Thread: Proctor (VK) 1/6 Sopwith Camel

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  1. Proctor (VK) 1/6 Sopwith Camel 
    Started the project about 3 years ago.

    The plane has sat covered, ready for flying wires to be re-installed (the first set failed before test flight) for about 2 years now.

    It may take a while to get this up to the current status.

    First step was to take the plans in to a drafting company and have them copied and mirror image copied so I could cut up the copies and I'd have right and left of each part.

    Next was making forming jigs for the laminated bent wood wingtips and tailplane parts.
    (I still have these jigs)

    Glue the tip plan to 1/8 inch plywood.
    Cut that out on a bandsaw
    Sand to final shape
    Glue to a plywood base
    Use a file to remove any glue that squeezed out
    cover with plastic wrap to prevent gluing the part to the jig.
    And start producing the parts.

    Note: upper and lower wing tips are the same.
    Attached Images

    While waiting for glue to dry on the above jigs and working on assembling the tail planes, I punched all the parts out of the sheet balsa and plywood, compared to the plans to ID each part, bagged the tiny bits, labeled larger bits and arranged the wing ribs in the order they would go in the wings.

    You might be able to see the color variations in the wing ribs indicating different wood density. I did my best to keep the heavier ribs toward the wing roots and to match weights on each side.
    Attached Images

    My building board for the wings and fuselage is a hollow core door with 1 inch pink insulation foam glued on. Doors tend to be straight and stiff.

    Pin the plans down and cover with plastic wrap. Then start laying out the spars, leading edge and trailing edge.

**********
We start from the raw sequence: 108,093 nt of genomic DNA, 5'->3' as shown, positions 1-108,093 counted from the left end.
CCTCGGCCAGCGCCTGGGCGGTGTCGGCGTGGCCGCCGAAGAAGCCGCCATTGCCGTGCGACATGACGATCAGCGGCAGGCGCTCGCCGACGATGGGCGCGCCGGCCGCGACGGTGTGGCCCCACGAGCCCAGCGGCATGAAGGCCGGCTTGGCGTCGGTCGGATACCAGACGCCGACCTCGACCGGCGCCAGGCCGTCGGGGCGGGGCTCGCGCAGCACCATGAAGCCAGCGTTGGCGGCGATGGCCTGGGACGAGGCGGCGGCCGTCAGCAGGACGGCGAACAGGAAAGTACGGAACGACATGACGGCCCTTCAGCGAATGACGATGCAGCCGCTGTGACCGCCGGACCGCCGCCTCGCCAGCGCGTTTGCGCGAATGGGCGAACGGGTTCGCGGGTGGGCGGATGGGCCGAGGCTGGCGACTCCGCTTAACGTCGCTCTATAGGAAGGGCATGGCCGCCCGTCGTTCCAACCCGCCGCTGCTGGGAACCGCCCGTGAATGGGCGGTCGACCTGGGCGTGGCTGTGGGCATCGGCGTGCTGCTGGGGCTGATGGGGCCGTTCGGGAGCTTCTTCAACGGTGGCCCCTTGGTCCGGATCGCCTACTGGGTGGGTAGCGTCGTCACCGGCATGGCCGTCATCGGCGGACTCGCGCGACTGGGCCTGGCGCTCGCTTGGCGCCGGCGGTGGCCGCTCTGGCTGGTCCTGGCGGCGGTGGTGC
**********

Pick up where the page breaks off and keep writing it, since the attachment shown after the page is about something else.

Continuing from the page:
The spars in the Sopwith upper wing have "scarf joints" and laminations I rearranged the joints vs the way shown in the plans to get the joints further from high stress points.

    The spars are trapped with pins, clamped and then held down with bags of lead shot. while the glue cures.

    The roll of tape was used to form the bent/laminated part at the wing center. The roll just happened to have the correct diameter at the right time.

    The ailerons are cut free after the final photo in this post.
    Attached Images
    Last edited by fhhuber; 10-07-2011 at 01:09 PM. Reason: photo upload fail

    Nice building shots -- that will keep you busy this winter!

    If you're going electric, the new Power 50 from E-flite might be a good powerplant. Of course, a nice 4-stroke would definitely sound better!

    Its already got the motor installed. 5055-b from

    I'll get to showing it in a few more posts

    Fuselage construction photos need resizing to get them uploaded.


    Assembled (temporarilly), checking strut mounts and alignments, ready for covering

    The yardstick struts are test pieces to check that I found the right lengths.
    Attached Images

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